The latest darling in my dye pot is acorn natural dye. The acorns produced the perfect pewter gray shade for dyeing wool yarn. Gray is the perfect neutral shade. It pairs with almost any color, and can be used for baby gifts, toy elephants and dolphins. Gray is perfect for both men’s and women’s clothing and outerwear. Needless to say, I am quite happy with my latest experiments and glad to share my method with you.
Preparing the Acorn Natural Dye
Acorn natural dye is a fall dye that does not require a lot of high heat. I haven’t tried this as a solar dye yet but I think it might work.
The first step is to rinse any dirt from the acorns. I left the caps on the nuts. If you have a lingerie laundry bag, place the acorns in the bag. I used one and a half pounds of acorns, (675 grams), a 5 gallon stainless steel pot when making enough dye for 960 grams of wool yarn.
Fill the stainless steel pot about half way with warm or room temperature water. Add the acorns.
Next, you heat the water to almost simmering. Warmth is needed but boiling is not. Keep warm for up to one hour. Turn off the heat and leave the acorns to soak for up to three days.
I felt that their was enough color in the acorn natural dye bath after 36 hours.
Preparing the Yarn for Natural Dyeing
One factor that is important in natural dyeing is preparing the wool to accept the color. This is called mordanting the fiber. A mordant bath is prepared, often using Alum for dyeing wool yarn.
When using products like acorn natural dye, black walnuts and even onion skins, the dye source is rich in tannins and no additional mordant bath is needed. You can simply soak the wool in warm water to get the fibers wet and ready to be dyed. If you choose to mordant, it will not affect the dye outcome but the color may vary slightly from unmordanted fiber.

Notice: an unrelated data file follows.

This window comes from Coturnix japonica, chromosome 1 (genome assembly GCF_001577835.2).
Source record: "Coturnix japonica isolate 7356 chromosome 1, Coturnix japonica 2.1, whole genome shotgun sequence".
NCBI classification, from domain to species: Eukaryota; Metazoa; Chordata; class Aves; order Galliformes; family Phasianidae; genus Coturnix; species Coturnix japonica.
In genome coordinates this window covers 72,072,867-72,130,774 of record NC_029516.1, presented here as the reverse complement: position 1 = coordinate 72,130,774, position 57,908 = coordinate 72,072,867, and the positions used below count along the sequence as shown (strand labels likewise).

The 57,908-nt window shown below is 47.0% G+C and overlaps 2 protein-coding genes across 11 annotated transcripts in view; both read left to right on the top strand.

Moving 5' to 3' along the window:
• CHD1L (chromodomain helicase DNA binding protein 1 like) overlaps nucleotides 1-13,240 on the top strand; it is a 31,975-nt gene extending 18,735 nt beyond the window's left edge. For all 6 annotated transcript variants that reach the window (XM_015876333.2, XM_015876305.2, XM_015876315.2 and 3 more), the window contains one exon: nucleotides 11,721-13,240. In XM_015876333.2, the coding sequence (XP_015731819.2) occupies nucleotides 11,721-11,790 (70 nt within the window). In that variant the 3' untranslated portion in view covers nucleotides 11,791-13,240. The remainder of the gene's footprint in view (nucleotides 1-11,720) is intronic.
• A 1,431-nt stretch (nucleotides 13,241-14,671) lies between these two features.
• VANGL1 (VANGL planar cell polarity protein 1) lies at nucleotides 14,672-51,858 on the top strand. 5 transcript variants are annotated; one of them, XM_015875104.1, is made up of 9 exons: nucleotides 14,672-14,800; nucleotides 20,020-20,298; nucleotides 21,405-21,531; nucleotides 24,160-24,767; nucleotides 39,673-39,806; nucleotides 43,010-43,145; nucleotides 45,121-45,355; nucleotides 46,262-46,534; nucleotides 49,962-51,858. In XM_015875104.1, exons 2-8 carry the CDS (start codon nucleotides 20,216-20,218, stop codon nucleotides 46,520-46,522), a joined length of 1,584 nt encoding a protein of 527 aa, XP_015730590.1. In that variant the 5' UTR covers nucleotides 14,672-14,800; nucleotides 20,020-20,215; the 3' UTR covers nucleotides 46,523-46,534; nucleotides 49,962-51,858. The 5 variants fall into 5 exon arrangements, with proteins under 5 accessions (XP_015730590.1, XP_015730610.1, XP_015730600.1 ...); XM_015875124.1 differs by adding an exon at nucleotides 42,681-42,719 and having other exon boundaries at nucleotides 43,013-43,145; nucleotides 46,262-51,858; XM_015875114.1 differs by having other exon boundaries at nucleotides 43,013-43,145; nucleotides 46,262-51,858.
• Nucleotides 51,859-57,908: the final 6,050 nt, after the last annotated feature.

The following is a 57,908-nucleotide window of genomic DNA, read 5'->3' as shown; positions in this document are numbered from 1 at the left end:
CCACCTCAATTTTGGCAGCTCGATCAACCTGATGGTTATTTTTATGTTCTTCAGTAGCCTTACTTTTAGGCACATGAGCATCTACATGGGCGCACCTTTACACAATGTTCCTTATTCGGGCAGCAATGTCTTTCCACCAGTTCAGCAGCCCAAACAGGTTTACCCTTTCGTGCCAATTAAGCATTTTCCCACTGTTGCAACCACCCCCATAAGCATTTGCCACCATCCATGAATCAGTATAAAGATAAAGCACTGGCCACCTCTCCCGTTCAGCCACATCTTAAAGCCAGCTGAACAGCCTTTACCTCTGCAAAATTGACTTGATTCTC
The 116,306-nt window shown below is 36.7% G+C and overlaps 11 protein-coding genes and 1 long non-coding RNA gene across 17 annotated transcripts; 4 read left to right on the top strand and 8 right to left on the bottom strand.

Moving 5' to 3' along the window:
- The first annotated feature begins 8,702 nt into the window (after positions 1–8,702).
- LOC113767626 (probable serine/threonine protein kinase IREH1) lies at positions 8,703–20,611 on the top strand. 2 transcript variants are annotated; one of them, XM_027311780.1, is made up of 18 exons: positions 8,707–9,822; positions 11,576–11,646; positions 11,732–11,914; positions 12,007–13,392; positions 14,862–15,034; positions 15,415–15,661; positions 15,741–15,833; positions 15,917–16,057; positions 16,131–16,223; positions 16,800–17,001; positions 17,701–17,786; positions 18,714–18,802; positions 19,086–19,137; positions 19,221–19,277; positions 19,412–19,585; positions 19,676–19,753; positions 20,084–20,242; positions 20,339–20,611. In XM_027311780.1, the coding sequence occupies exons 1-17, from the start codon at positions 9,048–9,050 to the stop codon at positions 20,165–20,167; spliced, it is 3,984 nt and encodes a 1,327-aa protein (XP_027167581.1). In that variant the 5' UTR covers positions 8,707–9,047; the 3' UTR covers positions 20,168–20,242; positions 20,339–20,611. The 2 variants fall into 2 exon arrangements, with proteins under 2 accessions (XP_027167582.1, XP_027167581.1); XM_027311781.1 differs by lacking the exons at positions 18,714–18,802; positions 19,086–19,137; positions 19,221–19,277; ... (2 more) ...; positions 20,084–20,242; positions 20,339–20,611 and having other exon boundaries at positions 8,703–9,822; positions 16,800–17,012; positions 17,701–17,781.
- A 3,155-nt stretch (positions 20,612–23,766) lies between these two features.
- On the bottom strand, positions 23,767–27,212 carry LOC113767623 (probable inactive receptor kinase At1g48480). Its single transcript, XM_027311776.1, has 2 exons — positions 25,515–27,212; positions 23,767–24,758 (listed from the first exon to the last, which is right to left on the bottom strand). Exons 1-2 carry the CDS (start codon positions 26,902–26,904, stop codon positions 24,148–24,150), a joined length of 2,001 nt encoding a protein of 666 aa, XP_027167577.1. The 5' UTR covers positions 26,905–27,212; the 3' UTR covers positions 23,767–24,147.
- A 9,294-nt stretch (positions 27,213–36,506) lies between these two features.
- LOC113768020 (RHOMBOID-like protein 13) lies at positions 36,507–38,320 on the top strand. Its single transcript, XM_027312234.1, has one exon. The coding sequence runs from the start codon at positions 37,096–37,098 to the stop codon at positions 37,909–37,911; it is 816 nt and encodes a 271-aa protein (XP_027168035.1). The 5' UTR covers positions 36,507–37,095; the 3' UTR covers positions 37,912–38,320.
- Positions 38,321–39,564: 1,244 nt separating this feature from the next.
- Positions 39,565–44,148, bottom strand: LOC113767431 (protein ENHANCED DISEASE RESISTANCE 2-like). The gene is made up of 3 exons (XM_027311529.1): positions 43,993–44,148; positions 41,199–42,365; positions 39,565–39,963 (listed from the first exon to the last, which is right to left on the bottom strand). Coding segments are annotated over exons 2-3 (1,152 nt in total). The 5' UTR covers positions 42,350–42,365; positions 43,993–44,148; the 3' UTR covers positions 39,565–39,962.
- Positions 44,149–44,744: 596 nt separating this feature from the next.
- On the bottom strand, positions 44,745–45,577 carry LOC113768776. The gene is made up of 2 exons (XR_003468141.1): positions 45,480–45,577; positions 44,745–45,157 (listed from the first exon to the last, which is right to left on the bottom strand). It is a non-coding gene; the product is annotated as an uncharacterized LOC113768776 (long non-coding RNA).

Move the wet wool yarn from the water and place it in the acorn natural dye bath. Make sure the water completely covers the yarn or wool. Add more warm water if necessary. Also, make sure the yarn is not crowded in the dye pot.
Heat the water again, keeping the temperature under the simmering point. Leave the yarn in the dye bath for up to two days. You will want to make sure the dye bath does not develop any mold, so you might want to bring it to a cool indoor spot.
Modifying the Color with Iron Water
Once you see that the yellow color from the acorn natural dye has developed on the yarn, temporarily remove the yarn from the dye pot. I use a powdered form of ferrous sulfate but you can make your own iron solution if you prefer. In my recipe, I added one tablespoon of ferrous sulfate.
(If you make your own iron solution water, add rusty metal pieces and nails to a pint jar. Next add one cups of water and one cup of white vinegar. Shake the jar and allow the iron water to develop over a few days. Because it takes a while for the iron solution to develop you will want to start this at the beginning of the process.)
Stir in the iron water or iron powder. Next, return the wool yarn to the dye pot. While you may not notice an immediate change, but the magic is beginning to happen! Meanwhile heat the water to a warm temperature.
After waiting at least 30 minutes, take a look at your yarn. The color will have transformed to a dark gray! While the iron in the water is the ingredient that shifted the color, iron can also weaken fibers, so it’s best to cool the yarn and then rinse completely.
While rinsing, I like to add a tablespoon of conditioner to the rinse water. My favorite is the Unicorn brand Fibre Conditioner.
After rinsing until the water is clear, gently squeeze out the excess water and hang or lay flat to dry. Let me know what you think of the results of the acorn natural dye!